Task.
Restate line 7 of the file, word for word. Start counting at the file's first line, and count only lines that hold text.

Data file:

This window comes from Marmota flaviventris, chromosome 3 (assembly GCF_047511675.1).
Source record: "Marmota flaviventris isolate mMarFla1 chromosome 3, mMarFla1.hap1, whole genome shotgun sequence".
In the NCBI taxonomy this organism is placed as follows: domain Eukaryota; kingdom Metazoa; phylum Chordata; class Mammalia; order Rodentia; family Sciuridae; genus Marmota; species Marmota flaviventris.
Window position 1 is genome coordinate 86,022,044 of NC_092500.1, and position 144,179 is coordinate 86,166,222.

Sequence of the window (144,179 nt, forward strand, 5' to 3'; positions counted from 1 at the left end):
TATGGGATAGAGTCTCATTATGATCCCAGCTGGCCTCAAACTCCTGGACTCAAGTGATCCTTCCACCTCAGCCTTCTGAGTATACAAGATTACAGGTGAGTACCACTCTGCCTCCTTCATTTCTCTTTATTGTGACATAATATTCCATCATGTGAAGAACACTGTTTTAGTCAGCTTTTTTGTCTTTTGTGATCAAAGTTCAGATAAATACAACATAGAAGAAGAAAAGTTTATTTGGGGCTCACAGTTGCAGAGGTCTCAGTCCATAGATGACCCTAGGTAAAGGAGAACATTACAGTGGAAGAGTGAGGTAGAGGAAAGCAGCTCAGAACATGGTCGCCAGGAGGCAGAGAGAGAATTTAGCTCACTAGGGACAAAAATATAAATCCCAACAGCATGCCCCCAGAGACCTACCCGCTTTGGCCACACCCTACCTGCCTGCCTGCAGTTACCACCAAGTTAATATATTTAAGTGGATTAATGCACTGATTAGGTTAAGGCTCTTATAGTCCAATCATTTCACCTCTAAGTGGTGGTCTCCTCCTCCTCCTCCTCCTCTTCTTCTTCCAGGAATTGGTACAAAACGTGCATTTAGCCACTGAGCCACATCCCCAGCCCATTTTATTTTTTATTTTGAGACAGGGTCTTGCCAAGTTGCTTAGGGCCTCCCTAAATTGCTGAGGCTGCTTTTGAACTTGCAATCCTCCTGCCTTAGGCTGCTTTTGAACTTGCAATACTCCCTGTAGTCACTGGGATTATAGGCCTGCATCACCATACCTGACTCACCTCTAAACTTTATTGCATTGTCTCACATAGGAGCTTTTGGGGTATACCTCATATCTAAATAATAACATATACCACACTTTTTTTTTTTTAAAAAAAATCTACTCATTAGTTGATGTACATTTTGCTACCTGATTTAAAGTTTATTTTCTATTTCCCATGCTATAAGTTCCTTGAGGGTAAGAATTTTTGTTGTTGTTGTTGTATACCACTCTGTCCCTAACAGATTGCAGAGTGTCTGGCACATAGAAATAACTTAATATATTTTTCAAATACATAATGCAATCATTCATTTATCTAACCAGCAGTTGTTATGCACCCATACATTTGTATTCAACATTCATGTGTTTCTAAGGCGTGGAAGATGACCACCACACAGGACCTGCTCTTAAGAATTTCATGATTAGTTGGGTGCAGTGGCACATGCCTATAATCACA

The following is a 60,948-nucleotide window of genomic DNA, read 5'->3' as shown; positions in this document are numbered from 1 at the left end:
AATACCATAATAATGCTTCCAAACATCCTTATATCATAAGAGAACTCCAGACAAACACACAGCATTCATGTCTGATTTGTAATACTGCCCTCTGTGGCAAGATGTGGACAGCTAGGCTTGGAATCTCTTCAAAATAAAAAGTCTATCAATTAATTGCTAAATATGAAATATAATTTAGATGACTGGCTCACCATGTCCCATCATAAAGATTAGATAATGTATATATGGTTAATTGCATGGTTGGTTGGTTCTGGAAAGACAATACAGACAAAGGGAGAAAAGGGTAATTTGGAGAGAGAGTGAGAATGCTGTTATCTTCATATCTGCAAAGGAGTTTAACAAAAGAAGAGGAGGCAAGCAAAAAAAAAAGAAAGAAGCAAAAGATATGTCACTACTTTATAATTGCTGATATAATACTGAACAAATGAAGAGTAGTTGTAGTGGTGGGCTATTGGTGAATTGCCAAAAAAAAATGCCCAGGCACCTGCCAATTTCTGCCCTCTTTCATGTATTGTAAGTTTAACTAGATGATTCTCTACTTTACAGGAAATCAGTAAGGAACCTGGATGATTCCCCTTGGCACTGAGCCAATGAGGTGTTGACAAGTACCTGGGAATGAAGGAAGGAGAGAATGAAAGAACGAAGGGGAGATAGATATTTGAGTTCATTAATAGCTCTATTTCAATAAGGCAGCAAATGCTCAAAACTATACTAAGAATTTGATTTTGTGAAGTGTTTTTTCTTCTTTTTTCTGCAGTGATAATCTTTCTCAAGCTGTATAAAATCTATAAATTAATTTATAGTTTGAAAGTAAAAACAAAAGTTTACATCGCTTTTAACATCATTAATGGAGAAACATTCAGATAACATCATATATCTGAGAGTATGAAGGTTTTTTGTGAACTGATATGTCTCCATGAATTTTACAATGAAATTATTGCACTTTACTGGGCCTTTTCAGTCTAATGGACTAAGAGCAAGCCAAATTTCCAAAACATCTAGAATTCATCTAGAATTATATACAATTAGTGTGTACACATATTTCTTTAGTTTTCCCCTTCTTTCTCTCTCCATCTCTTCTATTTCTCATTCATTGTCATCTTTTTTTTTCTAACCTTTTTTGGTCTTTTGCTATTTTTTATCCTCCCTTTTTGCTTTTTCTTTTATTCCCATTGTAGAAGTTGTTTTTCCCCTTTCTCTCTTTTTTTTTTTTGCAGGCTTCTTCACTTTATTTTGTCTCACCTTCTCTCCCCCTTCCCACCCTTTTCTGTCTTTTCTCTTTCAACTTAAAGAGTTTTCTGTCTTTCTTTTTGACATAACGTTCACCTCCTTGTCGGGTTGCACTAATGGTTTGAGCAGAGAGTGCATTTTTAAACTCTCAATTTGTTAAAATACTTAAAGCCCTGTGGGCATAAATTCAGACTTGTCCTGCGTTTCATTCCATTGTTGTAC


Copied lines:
The following is a 60,948-nucleotide window of genomic DNA, read 5'->3' as shown; positions in this document are numbered from 1 at the left end: